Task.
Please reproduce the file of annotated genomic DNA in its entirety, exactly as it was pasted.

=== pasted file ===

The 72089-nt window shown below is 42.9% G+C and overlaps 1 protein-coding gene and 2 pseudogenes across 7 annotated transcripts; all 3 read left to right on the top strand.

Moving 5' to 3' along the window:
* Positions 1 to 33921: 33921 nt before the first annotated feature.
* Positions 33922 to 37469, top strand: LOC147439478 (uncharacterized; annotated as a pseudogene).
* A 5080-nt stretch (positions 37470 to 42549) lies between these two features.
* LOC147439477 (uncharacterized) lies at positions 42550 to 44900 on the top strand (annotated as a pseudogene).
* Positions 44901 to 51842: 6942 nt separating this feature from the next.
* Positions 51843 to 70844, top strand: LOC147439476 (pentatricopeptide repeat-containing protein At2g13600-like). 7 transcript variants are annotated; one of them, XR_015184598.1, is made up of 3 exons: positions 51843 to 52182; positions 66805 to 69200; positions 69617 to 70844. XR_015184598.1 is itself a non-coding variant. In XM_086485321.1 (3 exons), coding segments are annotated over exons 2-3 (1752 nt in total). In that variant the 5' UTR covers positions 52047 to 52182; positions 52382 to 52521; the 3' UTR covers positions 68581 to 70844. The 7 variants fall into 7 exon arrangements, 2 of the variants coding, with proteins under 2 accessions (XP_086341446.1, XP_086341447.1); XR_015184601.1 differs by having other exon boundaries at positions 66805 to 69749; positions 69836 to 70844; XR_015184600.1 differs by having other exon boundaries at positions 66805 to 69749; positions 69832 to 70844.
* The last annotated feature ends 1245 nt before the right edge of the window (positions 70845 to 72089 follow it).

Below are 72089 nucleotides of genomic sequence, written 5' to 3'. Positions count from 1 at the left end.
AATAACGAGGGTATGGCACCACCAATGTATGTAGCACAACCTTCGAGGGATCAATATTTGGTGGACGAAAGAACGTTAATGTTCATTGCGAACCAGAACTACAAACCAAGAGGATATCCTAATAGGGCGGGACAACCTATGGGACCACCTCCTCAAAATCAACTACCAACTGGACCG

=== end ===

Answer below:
The 72089-nt window shown below is 42.9% G+C and overlaps 1 protein-coding gene and 2 pseudogenes across 7 annotated transcripts; all 3 read left to right on the top strand.

Moving 5' to 3' along the window:
* Positions 1 to 33921: 33921 nt before the first annotated feature.
* Positions 33922 to 37469, top strand: LOC147439478 (uncharacterized; annotated as a pseudogene).
* A 5080-nt stretch (positions 37470 to 42549) lies between these two features.
* LOC147439477 (uncharacterized) lies at positions 42550 to 44900 on the top strand (annotated as a pseudogene).
* Positions 44901 to 51842: 6942 nt separating this feature from the next.
* Positions 51843 to 70844, top strand: LOC147439476 (pentatricopeptide repeat-containing protein At2g13600-like). 7 transcript variants are annotated; one of them, XR_015184598.1, is made up of 3 exons: positions 51843 to 52182; positions 66805 to 69200; positions 69617 to 70844. XR_015184598.1 is itself a non-coding variant. In XM_086485321.1 (3 exons), coding segments are annotated over exons 2-3 (1752 nt in total). In that variant the 5' UTR covers positions 52047 to 52182; positions 52382 to 52521; the 3' UTR covers positions 68581 to 70844. The 7 variants fall into 7 exon arrangements, 2 of the variants coding, with proteins under 2 accessions (XP_086341446.1, XP_086341447.1); XR_015184601.1 differs by having other exon boundaries at positions 66805 to 69749; positions 69836 to 70844; XR_015184600.1 differs by having other exon boundaries at positions 66805 to 69749; positions 69832 to 70844.
* The last annotated feature ends 1245 nt before the right edge of the window (positions 70845 to 72089 follow it).

Below are 72089 nucleotides of genomic sequence, written 5' to 3'. Positions count from 1 at the left end.
AATAACGAGGGTATGGCACCACCAATGTATGTAGCACAACCTTCGAGGGATCAATATTTGGTGGACGAAAGAACGTTAATGTTCATTGCGAACCAGAACTACAAACCAAGAGGATATCCTAATAGGGCGGGACAACCTATGGGACCACCTCCTCAAAATCAACTACCAACTGGACCG